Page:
Trans fats linked to breast cancer

April 15, 2008 in Cancer Prevention, Nutrition Topics in the News, Women's Health

Trans fats linked to breast cancer

Trans fats, which are known for being bad for heart health, may also raise the risk of developing breast cancer, say European researchers.

In this study, the researchers looked at the blood levels of fats from more than 25,000 women who had reported on their eating and lifestyle habits between 1995 and 1998. The women were followed for several years to see if they developed breast cancer.

During the study period, 363 women were diagnosed with breast cancer. Their blood levels of fats were compared with those of healthy women.

Women with the highest evels of trans fats had double the risk of developing breast cancer compared to their peers with the lowest levels of these unhealthy fats.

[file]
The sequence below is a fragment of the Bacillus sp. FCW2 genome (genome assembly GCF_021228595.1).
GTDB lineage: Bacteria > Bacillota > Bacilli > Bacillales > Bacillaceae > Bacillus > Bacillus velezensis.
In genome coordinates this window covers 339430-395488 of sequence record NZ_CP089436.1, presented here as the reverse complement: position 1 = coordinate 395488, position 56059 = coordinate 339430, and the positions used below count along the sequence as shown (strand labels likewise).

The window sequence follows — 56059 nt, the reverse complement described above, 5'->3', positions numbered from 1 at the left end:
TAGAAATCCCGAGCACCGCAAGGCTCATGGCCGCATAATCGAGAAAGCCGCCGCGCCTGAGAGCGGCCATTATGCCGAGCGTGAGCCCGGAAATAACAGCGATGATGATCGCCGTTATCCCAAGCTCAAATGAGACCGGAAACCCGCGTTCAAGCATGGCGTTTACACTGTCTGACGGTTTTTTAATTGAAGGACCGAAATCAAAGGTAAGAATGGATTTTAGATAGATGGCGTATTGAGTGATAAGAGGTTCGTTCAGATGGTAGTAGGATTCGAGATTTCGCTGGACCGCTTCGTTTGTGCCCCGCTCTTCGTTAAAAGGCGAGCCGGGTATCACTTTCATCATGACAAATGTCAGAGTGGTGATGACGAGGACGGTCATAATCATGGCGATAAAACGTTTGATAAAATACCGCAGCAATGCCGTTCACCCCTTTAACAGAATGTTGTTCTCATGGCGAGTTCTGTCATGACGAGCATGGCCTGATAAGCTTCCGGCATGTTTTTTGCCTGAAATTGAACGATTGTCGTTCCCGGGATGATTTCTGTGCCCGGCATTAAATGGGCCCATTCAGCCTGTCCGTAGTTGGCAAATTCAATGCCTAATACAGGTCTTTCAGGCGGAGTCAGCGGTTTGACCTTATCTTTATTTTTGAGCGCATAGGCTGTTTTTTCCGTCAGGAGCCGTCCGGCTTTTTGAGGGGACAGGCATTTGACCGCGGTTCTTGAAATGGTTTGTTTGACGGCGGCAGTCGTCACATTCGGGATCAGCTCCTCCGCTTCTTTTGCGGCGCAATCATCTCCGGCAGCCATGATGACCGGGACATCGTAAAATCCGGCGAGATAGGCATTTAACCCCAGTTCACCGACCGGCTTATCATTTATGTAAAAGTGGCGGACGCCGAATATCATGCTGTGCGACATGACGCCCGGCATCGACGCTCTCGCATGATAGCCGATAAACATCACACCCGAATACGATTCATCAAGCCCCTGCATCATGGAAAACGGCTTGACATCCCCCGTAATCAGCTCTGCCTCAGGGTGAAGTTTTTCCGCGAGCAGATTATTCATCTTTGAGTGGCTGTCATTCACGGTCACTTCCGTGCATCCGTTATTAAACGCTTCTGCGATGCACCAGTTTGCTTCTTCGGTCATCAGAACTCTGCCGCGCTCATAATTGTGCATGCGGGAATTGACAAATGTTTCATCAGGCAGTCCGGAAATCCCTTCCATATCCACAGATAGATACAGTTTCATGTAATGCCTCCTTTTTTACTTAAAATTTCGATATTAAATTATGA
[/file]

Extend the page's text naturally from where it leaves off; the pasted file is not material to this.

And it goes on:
The higher the level of trans fats, the greater the risk of developing breast cancer, according to this research findings published in the American Journal of Epidemiology.

Trans fats, or partially hydrogenated oils, are made during the process of hydrogenation which makes vegetable oils into artificially hardened fat. They're added to baked goods - cakes, cookies and pastries - and other processed foods to improve the taste and texture of these treats.

The trans fat content of these foods can be found on the Nutrition Facts label. Nutrition experts recommend using food labels to help limit  consumption of trans fats.

Breast cancer is the most common form of cancer among Canadian women, with an estimated 22,400 new cases this year.  

For more information on how you can prevent breast cancer with nutrition strategies, check out Leslie Beck's Nutrition Guide for Women.

All research on this web site is the property of Leslie Beck Nutrition Consulting Inc. and is protected by copyright. Keep in mind that research on these matters continues daily and is subject to change. The information presented is not intended as a substitute for medical treatment. It is intended to provide ongoing support of your healthy lifestyle practices.